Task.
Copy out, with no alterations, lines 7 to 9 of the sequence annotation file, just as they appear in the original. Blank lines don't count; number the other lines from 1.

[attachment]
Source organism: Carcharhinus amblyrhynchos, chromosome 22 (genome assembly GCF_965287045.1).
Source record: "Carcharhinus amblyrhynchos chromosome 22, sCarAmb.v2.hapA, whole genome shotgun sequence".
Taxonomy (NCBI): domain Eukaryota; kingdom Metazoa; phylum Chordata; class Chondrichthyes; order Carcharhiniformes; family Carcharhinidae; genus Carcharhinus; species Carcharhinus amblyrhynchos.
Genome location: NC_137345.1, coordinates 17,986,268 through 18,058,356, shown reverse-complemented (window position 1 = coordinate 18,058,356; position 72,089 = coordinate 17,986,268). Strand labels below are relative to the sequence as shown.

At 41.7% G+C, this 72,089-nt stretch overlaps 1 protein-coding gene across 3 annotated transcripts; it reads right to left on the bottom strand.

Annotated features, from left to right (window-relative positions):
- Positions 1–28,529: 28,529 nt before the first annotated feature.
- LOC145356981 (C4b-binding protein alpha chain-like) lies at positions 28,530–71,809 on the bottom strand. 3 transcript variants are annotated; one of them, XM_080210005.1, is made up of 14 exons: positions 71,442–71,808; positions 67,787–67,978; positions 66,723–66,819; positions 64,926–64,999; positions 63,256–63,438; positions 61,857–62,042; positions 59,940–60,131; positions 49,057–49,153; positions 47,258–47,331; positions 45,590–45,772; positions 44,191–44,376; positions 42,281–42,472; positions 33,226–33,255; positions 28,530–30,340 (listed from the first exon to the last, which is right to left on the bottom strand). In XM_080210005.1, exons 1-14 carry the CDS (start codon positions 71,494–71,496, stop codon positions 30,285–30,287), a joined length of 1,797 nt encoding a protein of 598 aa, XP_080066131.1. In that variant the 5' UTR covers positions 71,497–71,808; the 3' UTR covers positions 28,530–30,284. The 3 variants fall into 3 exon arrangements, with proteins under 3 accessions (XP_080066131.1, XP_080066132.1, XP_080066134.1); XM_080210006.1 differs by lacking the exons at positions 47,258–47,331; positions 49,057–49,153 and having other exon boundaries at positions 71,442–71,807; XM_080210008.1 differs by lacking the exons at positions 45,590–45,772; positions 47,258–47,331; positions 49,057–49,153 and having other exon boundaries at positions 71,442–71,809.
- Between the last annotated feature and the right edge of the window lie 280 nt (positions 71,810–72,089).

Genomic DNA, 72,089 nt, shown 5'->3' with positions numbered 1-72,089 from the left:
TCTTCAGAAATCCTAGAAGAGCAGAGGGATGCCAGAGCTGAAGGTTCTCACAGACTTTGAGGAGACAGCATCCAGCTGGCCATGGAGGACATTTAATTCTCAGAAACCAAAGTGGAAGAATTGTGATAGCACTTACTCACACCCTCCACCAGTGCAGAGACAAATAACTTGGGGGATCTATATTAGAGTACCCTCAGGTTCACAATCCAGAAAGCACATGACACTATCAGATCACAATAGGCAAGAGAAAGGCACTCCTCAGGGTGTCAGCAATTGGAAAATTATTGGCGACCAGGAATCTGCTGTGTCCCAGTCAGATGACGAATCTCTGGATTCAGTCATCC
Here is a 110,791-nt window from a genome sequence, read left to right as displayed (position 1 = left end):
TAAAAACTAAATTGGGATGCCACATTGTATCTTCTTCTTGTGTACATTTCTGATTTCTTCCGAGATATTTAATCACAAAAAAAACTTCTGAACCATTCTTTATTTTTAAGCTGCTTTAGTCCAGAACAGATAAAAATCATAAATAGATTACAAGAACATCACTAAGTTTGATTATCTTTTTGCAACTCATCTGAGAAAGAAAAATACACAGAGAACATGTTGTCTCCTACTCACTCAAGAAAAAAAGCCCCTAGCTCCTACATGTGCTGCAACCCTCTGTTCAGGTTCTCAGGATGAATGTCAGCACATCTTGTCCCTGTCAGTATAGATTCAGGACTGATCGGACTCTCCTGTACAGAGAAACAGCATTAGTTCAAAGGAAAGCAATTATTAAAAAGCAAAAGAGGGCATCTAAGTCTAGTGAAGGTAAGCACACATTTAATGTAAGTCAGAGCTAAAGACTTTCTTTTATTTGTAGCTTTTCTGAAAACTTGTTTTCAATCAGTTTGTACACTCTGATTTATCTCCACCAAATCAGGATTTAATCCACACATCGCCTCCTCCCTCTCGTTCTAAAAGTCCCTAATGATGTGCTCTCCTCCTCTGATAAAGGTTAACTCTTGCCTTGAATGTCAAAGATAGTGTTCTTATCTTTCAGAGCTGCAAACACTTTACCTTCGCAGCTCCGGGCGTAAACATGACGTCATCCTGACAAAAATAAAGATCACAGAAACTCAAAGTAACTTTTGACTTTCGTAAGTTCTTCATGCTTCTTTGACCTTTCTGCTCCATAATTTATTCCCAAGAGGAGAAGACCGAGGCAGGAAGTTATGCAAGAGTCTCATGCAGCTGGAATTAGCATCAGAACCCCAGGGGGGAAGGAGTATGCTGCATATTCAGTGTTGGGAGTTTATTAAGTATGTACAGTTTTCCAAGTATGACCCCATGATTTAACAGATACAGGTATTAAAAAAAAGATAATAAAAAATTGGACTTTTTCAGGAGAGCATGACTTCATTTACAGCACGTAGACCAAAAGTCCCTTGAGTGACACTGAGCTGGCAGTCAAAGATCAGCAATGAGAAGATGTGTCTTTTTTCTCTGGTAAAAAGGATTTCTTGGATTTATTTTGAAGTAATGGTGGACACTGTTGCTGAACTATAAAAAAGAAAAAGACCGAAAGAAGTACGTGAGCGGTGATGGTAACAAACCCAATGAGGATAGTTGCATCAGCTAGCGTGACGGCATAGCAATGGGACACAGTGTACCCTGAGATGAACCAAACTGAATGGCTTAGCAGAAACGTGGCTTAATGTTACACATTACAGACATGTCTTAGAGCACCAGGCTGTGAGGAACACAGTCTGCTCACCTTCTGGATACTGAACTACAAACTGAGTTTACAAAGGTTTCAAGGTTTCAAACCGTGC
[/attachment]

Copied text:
- Positions 1–28,529: 28,529 nt before the first annotated feature.
- LOC145356981 (C4b-binding protein alpha chain-like) lies at positions 28,530–71,809 on the bottom strand. 3 transcript variants are annotated; one of them, XM_080210005.1, is made up of 14 exons: positions 71,442–71,808; positions 67,787–67,978; positions 66,723–66,819; positions 64,926–64,999; positions 63,256–63,438; positions 61,857–62,042; positions 59,940–60,131; positions 49,057–49,153; positions 47,258–47,331; positions 45,590–45,772; positions 44,191–44,376; positions 42,281–42,472; positions 33,226–33,255; positions 28,530–30,340 (listed from the first exon to the last, which is right to left on the bottom strand). In XM_080210005.1, exons 1-14 carry the CDS (start codon positions 71,494–71,496, stop codon positions 30,285–30,287), a joined length of 1,797 nt encoding a protein of 598 aa, XP_080066131.1. In that variant the 5' UTR covers positions 71,497–71,808; the 3' UTR covers positions 28,530–30,284. The 3 variants fall into 3 exon arrangements, with proteins under 3 accessions (XP_080066131.1, XP_080066132.1, XP_080066134.1); XM_080210006.1 differs by lacking the exons at positions 47,258–47,331; positions 49,057–49,153 and having other exon boundaries at positions 71,442–71,807; XM_080210008.1 differs by lacking the exons at positions 45,590–45,772; positions 47,258–47,331; positions 49,057–49,153 and having other exon boundaries at positions 71,442–71,809.
- Between the last annotated feature and the right edge of the window lie 280 nt (positions 71,810–72,089).